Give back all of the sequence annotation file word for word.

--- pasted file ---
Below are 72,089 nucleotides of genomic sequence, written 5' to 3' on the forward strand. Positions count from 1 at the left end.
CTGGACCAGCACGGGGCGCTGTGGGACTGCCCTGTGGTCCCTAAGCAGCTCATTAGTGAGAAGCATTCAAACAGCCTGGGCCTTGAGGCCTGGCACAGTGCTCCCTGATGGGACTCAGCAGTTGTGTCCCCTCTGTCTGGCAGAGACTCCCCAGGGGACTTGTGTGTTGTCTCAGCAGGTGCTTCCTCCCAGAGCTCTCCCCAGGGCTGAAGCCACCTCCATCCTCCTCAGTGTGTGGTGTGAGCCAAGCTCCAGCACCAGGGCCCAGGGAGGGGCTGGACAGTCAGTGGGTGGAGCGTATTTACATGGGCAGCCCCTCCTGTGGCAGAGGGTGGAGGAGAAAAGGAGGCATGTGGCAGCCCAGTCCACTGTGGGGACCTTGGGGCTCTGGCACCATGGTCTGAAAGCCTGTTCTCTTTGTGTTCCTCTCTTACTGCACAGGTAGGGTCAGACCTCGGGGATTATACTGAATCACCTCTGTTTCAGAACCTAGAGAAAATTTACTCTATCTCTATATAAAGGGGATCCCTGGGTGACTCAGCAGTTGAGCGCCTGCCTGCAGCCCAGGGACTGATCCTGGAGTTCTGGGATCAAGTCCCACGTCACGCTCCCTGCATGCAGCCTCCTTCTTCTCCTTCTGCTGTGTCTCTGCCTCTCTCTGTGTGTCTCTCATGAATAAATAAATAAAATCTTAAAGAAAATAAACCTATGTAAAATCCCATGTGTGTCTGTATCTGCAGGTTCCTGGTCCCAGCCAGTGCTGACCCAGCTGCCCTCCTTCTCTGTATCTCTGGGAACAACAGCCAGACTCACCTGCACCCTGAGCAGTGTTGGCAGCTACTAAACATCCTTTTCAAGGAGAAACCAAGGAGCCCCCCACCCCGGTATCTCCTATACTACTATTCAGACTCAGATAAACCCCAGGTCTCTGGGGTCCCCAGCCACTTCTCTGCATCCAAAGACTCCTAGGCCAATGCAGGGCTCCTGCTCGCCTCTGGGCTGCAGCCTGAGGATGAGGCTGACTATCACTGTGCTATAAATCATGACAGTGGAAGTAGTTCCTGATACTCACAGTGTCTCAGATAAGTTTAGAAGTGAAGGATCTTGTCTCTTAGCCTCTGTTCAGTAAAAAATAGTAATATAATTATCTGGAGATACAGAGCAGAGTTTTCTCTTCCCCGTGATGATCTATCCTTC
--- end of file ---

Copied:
Below are 72,089 nucleotides of genomic sequence, written 5' to 3' on the forward strand. Positions count from 1 at the left end.
CTGGACCAGCACGGGGCGCTGTGGGACTGCCCTGTGGTCCCTAAGCAGCTCATTAGTGAGAAGCATTCAAACAGCCTGGGCCTTGAGGCCTGGCACAGTGCTCCCTGATGGGACTCAGCAGTTGTGTCCCCTCTGTCTGGCAGAGACTCCCCAGGGGACTTGTGTGTTGTCTCAGCAGGTGCTTCCTCCCAGAGCTCTCCCCAGGGCTGAAGCCACCTCCATCCTCCTCAGTGTGTGGTGTGAGCCAAGCTCCAGCACCAGGGCCCAGGGAGGGGCTGGACAGTCAGTGGGTGGAGCGTATTTACATGGGCAGCCCCTCCTGTGGCAGAGGGTGGAGGAGAAAAGGAGGCATGTGGCAGCCCAGTCCACTGTGGGGACCTTGGGGCTCTGGCACCATGGTCTGAAAGCCTGTTCTCTTTGTGTTCCTCTCTTACTGCACAGGTAGGGTCAGACCTCGGGGATTATACTGAATCACCTCTGTTTCAGAACCTAGAGAAAATTTACTCTATCTCTATATAAAGGGGATCCCTGGGTGACTCAGCAGTTGAGCGCCTGCCTGCAGCCCAGGGACTGATCCTGGAGTTCTGGGATCAAGTCCCACGTCACGCTCCCTGCATGCAGCCTCCTTCTTCTCCTTCTGCTGTGTCTCTGCCTCTCTCTGTGTGTCTCTCATGAATAAATAAATAAAATCTTAAAGAAAATAAACCTATGTAAAATCCCATGTGTGTCTGTATCTGCAGGTTCCTGGTCCCAGCCAGTGCTGACCCAGCTGCCCTCCTTCTCTGTATCTCTGGGAACAACAGCCAGACTCACCTGCACCCTGAGCAGTGTTGGCAGCTACTAAACATCCTTTTCAAGGAGAAACCAAGGAGCCCCCCACCCCGGTATCTCCTATACTACTATTCAGACTCAGATAAACCCCAGGTCTCTGGGGTCCCCAGCCACTTCTCTGCATCCAAAGACTCCTAGGCCAATGCAGGGCTCCTGCTCGCCTCTGGGCTGCAGCCTGAGGATGAGGCTGACTATCACTGTGCTATAAATCATGACAGTGGAAGTAGTTCCTGATACTCACAGTGTCTCAGATAAGTTTAGAAGTGAAGGATCTTGTCTCTTAGCCTCTGTTCAGTAAAAAATAGTAATATAATTATCTGGAGATACAGAGCAGAGTTTTCTCTTCCCCGTGATGATCTATCCTTC